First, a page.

1434 Margot, provisional designation 1936 FD1, is a stony Eoan asteroid from the outer regions of the asteroid belt, approximately 29 kilometers in diameter. It was discovered on 19 March 1936, by Soviet astronomer Grigory Neujmin at the Simeiz Observatory on the Crimean peninsula.[12] The asteroid was named after Gertrud Margot Görsdorf, a friend of German astronomer of Wilhelm Gliese.[2]

1434 Margot
Discovery [1]
Discovered byG. Neujmin
Discovery siteSimeiz Obs.
Discovery date19 March 1936
MPC designation(1434) Margot
Named after
Gertrud Margot Görsdorf [2]
(friend of Wilhelm Gliese)
1936 FD1 · 1931 GM
1931 HA · 1938 RD
1938 UN · 1988 DU
A906 QA · A922 SD
main-belt · (outer)
Orbital characteristics[1]
Epoch 4 September 2017 (JD 2458000.5)
Uncertainty parameter 0
Observation arc111.11 yr (40,582 days)
Aphelion3.2158 AU
Perihelion2.8217 AU
3.0187 AU
5.24 yr (1,916 days)
0° 11m 16.44s / day
Physical characteristics
Dimensions27.178±0.303 km[5]
27.20±1.75 km[6]
28.052±0.039 km[7]
29.49 km (derived)[3]
29.65±1.4 km[8]
30.84±0.62 km[9]
8.17 h[10]
0.1106 (derived)[3]
Tholen = S[1][3] · S[11]
B–V = 0.809 [1]
U–B = 0.404 [1]
10.43[1][9][8] · 10.49±0.05[11] · 10.66[10][7][3] · 10.77[6]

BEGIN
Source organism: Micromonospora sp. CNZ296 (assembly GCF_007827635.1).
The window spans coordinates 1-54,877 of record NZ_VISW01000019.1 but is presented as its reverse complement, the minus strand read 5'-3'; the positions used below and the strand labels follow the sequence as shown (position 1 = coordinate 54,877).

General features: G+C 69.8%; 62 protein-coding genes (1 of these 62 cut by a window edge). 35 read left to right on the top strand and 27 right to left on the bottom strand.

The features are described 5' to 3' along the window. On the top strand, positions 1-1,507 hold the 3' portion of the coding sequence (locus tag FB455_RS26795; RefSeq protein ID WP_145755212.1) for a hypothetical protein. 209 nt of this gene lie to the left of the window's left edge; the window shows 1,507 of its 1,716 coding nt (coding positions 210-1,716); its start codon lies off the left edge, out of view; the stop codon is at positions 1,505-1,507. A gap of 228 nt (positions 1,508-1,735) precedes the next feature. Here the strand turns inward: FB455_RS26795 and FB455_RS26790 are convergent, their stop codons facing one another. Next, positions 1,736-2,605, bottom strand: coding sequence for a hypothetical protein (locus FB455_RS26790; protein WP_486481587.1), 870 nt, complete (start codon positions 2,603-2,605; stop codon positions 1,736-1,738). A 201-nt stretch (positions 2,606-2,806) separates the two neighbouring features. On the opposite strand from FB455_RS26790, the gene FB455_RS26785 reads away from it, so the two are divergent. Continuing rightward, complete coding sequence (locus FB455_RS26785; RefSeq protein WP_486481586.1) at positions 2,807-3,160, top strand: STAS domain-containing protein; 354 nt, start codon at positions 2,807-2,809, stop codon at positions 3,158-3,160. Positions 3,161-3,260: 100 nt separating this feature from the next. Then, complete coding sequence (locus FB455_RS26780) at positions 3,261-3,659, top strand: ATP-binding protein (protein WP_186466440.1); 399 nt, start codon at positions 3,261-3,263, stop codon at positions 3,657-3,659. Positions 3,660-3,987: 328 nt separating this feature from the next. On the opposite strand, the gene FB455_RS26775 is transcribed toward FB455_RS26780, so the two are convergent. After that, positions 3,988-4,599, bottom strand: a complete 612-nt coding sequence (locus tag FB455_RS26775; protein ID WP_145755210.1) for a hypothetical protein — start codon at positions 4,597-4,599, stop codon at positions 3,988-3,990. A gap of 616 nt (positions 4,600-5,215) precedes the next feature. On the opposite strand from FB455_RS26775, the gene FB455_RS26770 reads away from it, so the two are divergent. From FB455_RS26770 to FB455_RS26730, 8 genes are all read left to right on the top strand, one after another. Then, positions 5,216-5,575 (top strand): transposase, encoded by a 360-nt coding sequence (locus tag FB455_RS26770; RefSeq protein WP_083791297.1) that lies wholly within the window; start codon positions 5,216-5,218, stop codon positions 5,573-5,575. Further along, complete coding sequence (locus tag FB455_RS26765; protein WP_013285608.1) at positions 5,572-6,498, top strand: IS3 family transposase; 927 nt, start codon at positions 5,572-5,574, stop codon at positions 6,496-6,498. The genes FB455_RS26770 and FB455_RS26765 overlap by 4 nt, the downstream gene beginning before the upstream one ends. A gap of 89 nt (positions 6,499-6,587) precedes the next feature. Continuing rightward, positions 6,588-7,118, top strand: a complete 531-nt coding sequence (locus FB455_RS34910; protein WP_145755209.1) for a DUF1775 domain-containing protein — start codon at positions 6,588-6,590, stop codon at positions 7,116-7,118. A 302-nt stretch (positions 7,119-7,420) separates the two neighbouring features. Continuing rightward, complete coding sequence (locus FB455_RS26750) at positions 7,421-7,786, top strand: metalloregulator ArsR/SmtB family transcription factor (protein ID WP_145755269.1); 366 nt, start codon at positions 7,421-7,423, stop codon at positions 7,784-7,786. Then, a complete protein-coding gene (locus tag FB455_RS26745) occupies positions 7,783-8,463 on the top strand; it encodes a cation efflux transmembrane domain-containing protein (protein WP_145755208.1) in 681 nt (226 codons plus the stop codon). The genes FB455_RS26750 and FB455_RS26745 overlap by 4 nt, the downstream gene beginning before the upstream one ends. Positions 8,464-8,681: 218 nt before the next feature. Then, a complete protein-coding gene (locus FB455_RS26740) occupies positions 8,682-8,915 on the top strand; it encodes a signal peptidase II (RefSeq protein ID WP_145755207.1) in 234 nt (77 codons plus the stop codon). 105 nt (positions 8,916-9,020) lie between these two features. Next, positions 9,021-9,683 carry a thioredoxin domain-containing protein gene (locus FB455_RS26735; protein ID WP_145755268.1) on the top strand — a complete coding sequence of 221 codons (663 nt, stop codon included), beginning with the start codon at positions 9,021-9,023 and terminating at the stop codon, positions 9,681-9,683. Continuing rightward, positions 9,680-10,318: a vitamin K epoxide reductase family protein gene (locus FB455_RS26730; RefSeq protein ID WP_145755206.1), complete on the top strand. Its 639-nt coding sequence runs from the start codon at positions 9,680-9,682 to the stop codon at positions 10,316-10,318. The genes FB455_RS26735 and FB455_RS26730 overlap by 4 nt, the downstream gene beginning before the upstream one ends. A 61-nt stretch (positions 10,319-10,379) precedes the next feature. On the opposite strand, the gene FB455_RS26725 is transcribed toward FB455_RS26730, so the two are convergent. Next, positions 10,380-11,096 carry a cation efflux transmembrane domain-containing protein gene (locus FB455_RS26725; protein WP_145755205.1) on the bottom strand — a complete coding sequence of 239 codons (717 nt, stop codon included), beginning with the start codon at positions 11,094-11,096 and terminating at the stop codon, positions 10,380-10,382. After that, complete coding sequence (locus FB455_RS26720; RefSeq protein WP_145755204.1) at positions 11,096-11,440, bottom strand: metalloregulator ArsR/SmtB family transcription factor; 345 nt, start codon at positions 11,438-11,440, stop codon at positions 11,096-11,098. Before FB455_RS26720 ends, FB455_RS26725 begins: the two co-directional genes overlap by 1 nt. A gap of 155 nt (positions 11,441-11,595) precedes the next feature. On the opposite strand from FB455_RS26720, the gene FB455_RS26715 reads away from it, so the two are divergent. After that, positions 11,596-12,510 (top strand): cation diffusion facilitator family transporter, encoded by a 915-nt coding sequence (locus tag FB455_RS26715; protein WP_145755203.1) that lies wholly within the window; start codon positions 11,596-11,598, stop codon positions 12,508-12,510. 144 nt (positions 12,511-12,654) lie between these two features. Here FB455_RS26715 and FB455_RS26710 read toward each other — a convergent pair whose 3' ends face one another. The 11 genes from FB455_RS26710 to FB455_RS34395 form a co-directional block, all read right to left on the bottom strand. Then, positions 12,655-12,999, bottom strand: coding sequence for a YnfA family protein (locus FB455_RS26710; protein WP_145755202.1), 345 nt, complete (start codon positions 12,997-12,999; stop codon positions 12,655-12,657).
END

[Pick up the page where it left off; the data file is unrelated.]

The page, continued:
Orbit and classificationEdit

Margot is a member the Eos family (606),[3][4] the largest asteroid family of the outer asteroid belt consisting of nearly 10,000 asteroids.[13]:23 It orbits the Sun at a distance of 2.8–3.2 AU once every 5 years and 3 months (1,916 days). Its orbit has an eccentricity of 0.07 and an inclination of 11° with respect to the ecliptic.[1]

The body's observation arc begins at Vienna Observatory in August 1906, when it was first identified as A922 SD, almost 30 years prior to its official discovery observation at Simeiz.[12]

Physical characteristicsEdit

In the Tholen classification, Margot is a common S-type asteroid.[1][3] Pan-STARRS photometric survey also characterizes it as a stony S-type,[11] while the overall spectral type for Eoan asteroids is that of a K-type.[13]:23

Rotation periodEdit

In June 1984, a rotational lightcurve of Margot was obtained from photometric observations by American astronomer Richard Binzel . Lightcurve analysis gave a well-defined rotation period of 8.17 hours with a brightness amplitude of 0.52 magnitude, indicative of a somewhat elongated shape (U=3).[10]